In this work, we study the impact of the dynamic changing of the network link capacities on the stability properties of packet-switched networks. Especially, we consider the Adversarial, Quasi-Static Queuing Theory model, where each link capacity may take on only two possible (integer) values, namely 1 and C>1 under a (w,ñ)-adversary. We obtain the following results:
• Allowing such dynamic changes to the link capacities of a network with just ten nodes that uses the LIS (Longest-in-System) protocol for contention–resolution results in instability at rates View the MathML source and for large enough values of C.
• The combination of dynamically changing link capacities with compositions of contention–resolution protocols on network queues suffices for similar instability bounds: The composition of LIS with any of SIS (Shortest-in-System), NTS (Nearest-to-Source), and FTG (Furthest-to-Go) protocols is unstable at rates View the MathML source for large enough values of C.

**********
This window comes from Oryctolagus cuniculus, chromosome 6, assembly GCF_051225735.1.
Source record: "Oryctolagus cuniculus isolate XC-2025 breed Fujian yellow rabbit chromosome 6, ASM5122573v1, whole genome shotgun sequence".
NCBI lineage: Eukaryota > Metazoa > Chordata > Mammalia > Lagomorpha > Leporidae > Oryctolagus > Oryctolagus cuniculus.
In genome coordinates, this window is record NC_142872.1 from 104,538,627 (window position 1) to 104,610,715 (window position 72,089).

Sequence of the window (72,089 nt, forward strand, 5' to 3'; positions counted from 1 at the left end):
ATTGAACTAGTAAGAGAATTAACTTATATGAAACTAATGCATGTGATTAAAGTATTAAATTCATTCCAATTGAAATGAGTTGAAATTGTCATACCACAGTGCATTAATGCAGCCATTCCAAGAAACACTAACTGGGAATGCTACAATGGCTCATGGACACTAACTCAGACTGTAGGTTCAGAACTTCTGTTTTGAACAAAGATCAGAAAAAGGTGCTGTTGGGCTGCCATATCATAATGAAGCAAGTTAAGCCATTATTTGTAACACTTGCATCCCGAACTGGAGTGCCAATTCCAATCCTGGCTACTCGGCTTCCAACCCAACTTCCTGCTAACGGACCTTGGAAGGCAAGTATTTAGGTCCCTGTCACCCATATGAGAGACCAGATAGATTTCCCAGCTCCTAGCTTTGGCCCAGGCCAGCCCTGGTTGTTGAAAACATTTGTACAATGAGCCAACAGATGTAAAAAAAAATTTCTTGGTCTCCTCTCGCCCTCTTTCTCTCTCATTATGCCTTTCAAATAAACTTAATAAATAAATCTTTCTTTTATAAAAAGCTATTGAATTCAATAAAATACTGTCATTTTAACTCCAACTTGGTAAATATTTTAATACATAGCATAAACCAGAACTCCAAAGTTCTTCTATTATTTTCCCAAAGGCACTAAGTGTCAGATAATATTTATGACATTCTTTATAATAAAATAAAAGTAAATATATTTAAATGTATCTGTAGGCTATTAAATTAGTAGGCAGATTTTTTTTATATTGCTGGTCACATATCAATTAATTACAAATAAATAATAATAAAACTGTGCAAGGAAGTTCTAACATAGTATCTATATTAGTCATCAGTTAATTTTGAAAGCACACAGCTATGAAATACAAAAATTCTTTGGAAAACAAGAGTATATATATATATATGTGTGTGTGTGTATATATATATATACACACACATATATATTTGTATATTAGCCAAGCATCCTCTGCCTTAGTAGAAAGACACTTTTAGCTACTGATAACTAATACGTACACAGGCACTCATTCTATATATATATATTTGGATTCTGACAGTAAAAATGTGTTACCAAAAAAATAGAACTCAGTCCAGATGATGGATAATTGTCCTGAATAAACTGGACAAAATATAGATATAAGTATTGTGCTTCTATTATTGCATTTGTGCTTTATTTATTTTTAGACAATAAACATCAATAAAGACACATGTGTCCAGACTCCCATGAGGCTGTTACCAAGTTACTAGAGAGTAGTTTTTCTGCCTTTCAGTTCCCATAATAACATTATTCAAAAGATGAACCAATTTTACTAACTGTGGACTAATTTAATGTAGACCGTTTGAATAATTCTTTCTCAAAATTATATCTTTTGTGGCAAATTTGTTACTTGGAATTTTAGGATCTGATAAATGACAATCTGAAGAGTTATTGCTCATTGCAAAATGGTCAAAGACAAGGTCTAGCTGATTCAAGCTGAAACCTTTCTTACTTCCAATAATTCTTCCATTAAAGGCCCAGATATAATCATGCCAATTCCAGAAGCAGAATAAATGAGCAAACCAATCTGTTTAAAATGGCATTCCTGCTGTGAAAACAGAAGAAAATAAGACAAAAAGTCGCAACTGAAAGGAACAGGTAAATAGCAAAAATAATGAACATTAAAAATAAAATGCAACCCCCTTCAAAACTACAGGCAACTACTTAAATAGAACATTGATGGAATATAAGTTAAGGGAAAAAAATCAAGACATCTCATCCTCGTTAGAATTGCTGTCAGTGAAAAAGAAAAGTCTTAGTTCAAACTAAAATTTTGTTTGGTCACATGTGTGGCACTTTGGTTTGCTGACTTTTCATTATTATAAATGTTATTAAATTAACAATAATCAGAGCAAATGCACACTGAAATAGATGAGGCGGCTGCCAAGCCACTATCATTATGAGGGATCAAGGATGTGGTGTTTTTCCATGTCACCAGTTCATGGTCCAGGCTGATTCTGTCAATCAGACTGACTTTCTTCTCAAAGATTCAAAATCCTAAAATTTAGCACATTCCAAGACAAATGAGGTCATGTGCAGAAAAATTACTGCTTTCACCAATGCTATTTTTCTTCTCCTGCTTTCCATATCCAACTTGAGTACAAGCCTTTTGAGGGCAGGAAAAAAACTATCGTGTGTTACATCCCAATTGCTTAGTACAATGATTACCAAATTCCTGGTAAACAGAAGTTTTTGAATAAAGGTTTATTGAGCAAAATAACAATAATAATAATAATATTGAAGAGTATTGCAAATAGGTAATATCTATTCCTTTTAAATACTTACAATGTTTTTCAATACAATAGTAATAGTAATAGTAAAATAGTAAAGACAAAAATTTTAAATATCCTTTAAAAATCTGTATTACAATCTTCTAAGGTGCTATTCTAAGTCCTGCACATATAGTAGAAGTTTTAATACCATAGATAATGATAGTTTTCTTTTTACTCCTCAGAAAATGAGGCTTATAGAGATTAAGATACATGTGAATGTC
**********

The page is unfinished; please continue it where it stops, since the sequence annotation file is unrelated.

• The instability bound of the network subgraphs that are forbidden for stability is affected by the dynamic changes to the link capacities: we present improved instability bounds for all the directed subgraphs that were known to be forbidden for stability on networks running a certain greedy protocol.